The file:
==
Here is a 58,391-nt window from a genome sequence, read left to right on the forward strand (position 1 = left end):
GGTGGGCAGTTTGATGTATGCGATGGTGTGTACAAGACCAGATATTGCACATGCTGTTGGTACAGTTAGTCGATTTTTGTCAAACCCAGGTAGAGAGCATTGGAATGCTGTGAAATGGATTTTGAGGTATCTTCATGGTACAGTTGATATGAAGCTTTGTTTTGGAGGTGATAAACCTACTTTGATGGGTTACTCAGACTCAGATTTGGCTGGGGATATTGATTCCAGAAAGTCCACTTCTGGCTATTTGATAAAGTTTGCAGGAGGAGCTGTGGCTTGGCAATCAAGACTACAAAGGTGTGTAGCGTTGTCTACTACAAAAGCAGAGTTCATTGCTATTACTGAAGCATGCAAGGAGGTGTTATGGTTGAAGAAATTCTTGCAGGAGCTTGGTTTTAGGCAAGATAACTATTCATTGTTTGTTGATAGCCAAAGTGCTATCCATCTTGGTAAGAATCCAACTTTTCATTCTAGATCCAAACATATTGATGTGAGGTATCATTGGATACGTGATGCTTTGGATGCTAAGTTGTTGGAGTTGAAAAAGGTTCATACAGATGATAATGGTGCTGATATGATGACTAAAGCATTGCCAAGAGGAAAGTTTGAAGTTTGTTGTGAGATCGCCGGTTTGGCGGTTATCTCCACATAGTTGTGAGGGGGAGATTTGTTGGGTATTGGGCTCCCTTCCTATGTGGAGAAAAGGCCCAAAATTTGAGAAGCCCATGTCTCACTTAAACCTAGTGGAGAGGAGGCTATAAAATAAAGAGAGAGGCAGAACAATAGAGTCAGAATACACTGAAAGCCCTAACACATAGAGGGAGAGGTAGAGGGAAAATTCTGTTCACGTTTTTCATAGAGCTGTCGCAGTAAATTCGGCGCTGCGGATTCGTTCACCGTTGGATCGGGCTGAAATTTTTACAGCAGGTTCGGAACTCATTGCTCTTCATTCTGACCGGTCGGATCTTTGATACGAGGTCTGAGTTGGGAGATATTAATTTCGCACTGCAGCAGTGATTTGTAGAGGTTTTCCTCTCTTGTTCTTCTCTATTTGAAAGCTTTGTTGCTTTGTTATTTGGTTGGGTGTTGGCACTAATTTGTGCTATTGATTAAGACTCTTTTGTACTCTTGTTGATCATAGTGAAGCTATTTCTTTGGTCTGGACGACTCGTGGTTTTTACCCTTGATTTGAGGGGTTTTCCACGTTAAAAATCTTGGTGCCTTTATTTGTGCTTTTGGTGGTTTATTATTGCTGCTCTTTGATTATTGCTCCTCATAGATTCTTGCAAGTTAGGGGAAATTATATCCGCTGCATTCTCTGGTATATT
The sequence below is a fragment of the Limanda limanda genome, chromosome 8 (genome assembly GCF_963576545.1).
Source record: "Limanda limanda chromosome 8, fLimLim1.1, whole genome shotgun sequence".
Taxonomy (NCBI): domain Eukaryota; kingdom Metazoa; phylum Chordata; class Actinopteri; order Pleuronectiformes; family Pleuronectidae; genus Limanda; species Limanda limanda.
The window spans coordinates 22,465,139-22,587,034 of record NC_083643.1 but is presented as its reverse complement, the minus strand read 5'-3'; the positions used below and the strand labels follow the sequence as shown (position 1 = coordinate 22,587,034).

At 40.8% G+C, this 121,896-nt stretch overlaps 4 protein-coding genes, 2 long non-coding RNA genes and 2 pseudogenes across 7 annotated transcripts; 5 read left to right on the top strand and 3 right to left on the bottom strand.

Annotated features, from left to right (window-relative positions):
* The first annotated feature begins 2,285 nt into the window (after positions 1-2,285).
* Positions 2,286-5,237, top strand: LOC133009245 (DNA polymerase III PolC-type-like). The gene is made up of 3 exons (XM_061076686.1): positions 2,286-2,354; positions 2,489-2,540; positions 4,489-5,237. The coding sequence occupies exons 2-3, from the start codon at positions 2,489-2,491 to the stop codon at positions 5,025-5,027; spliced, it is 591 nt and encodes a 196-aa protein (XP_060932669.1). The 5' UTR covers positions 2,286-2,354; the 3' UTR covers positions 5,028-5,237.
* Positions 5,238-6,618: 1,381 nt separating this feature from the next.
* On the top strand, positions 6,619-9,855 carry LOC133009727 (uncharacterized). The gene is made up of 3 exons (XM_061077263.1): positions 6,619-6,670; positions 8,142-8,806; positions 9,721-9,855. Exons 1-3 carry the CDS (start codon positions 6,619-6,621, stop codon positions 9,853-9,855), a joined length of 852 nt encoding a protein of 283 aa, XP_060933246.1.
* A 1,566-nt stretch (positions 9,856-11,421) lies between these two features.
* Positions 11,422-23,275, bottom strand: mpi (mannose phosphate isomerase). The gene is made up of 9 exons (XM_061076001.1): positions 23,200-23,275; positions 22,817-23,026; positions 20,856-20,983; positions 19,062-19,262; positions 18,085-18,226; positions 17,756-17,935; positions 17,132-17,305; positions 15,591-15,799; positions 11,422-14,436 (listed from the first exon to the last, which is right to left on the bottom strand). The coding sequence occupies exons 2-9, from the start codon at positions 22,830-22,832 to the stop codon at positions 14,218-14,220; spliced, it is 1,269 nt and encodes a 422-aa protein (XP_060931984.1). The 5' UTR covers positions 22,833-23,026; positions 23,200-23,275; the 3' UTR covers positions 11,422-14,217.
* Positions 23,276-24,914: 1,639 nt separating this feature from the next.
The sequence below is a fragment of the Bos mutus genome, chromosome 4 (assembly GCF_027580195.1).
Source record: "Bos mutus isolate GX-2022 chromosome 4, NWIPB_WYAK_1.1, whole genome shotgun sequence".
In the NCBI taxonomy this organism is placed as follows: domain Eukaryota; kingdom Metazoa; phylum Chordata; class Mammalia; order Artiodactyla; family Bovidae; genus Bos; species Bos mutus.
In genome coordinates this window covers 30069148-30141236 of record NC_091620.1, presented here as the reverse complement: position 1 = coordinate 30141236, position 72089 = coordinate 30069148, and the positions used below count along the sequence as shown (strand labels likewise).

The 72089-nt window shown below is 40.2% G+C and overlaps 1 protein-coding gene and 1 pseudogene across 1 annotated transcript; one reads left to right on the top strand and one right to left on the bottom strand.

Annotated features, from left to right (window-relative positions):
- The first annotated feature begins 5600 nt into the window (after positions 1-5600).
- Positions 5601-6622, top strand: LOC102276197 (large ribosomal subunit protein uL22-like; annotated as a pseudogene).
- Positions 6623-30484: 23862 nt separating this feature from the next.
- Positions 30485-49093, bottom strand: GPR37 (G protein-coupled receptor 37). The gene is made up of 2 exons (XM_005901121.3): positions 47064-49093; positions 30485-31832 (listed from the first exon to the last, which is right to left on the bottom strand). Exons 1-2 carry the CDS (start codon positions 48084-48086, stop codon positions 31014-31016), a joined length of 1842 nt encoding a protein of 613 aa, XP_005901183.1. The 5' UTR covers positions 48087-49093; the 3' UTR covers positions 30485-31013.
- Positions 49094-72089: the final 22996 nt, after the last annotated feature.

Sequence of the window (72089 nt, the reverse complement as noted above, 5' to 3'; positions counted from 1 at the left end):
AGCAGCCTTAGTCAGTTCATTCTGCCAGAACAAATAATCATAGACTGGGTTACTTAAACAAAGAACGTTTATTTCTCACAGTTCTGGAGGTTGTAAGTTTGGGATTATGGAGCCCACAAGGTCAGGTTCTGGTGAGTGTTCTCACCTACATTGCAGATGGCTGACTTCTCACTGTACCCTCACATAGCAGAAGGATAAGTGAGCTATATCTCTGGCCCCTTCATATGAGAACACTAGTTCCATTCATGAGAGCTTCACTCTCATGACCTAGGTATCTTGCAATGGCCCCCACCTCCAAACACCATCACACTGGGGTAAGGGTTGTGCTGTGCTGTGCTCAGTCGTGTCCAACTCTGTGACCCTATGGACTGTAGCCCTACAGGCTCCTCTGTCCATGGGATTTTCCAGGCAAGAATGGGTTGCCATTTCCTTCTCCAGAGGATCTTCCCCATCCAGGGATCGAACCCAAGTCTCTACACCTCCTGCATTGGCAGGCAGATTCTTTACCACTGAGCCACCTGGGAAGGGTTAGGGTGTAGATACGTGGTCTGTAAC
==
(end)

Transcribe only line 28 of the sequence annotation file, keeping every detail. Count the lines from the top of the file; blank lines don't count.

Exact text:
AGCAGCCTTAGTCAGTTCATTCTGCCAGAACAAATAATCATAGACTGGGTTACTTAAACAAAGAACGTTTATTTCTCACAGTTCTGGAGGTTGTAAGTTTGGGATTATGGAGCCCACAAGGTCAGGTTCTGGTGAGTGTTCTCACCTACATTGCAGATGGCTGACTTCTCACTGTACCCTCACATAGCAGAAGGATAAGTGAGCTATATCTCTGGCCCCTTCATATGAGAACACTAGTTCCATTCATGAGAGCTTCACTCTCATGACCTAGGTATCTTGCAATGGCCCCCACCTCCAAACACCATCACACTGGGGTAAGGGTTGTGCTGTGCTGTGCTCAGTCGTGTCCAACTCTGTGACCCTATGGACTGTAGCCCTACAGGCTCCTCTGTCCATGGGATTTTCCAGGCAAGAATGGGTTGCCATTTCCTTCTCCAGAGGATCTTCCCCATCCAGGGATCGAACCCAAGTCTCTACACCTCCTGCATTGGCAGGCAGATTCTTTACCACTGAGCCACCTGGGAAGGGTTAGGGTGTAGATACGTGGTCTGTAAC